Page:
, and that it is rapidly absorbed and highly effective. Moreover, it exhibited no clinical toxicity, even at a dose of 2000 mg/kg (2.0 mmol/kg).
Although the precise LD50
for cyanide is not known in humans, lethal poisoning has occurred with as little as 50 mg (~ 0.5 to 1 mg/kg). Mice are more resistant to the effects of cyanide than humans with the LD50
for KCN reported to be between 2–8 mg/kg, depending on the strain and mode of cyanide exposure 20, 33
. We found that C57BL/6 mice are particularly resistant, with an LD50
for cyanide of 9.75 mg/kg (0.15 mmol/kg). Thus, the amounts of cobinamide required to rescue humans from a lethal cyanide dose is likely to be considerably less than that required in this study.
The current study has several limitations. First, anesthetized animals do not approximate real-life exposures. However, we felt that studies in awake animals would be inhumane, and current animal care guidelines strongly discourage and limit the use of awake animals in studies of toxins such as cyanide 34, 35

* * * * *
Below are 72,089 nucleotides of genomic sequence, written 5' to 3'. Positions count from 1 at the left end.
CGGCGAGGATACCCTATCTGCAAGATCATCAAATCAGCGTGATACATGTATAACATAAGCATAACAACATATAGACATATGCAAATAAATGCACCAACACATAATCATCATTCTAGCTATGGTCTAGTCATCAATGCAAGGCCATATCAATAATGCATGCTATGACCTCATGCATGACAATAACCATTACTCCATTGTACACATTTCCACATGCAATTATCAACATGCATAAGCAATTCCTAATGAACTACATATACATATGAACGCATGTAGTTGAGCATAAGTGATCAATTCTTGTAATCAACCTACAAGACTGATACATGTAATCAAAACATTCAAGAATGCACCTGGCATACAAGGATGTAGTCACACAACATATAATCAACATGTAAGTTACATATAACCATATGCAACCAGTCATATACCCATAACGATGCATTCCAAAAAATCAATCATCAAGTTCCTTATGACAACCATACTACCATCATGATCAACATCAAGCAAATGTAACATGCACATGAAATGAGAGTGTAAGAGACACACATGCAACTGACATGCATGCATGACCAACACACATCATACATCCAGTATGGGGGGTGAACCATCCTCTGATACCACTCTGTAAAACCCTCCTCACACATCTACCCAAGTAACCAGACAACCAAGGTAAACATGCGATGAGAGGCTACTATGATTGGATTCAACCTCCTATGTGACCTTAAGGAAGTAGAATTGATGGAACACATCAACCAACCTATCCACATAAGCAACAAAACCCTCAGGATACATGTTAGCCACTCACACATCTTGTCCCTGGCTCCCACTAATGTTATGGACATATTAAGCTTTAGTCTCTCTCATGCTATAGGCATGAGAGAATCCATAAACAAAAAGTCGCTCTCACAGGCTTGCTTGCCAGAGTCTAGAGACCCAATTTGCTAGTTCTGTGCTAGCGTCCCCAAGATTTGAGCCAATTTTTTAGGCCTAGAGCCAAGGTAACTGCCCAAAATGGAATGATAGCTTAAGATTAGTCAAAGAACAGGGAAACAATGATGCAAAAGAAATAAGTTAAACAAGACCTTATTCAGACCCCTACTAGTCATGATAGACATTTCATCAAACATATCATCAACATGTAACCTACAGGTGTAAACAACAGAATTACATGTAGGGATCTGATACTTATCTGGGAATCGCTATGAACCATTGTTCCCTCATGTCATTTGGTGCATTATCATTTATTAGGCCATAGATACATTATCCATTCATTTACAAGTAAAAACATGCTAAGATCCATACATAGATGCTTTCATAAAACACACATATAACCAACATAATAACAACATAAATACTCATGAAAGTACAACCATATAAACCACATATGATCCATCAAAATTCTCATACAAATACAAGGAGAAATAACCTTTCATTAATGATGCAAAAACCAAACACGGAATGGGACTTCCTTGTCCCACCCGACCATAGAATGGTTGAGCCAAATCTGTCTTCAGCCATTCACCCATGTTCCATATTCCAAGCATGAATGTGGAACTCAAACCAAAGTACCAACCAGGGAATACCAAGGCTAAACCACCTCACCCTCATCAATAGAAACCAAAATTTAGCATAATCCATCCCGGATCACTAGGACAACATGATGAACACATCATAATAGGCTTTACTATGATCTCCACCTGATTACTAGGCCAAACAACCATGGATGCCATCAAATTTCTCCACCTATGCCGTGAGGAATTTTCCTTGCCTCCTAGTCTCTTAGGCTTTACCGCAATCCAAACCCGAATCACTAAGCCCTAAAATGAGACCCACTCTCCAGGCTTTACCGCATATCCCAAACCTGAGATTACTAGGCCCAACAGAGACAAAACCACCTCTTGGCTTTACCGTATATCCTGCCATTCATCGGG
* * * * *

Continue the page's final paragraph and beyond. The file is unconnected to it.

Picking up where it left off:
. Anesthetics might bias our data by inducing hypotension, which could increase the susceptibility of the animal to the cardio-depressant effects of cyanide. Alternatively, in the inhaled model, anesthetics could protect animals through decreased minute ventilation or by preventing hyperventilation in response to cyanide gas 19
. Second, in the parenteral model, the onset of death was very rapid, leaving only a narrow window for intervention. Third, the studies were not conducted in a randomized fashion. However, all animals were the same inbred strain from the same supplier, and the observed effects were highly reproducible. And, fourth, the studies were not blinded because of the complexity of doing this, and the nature of the antidotes (cobinamide and hydroxocobalamin are both intensely colored).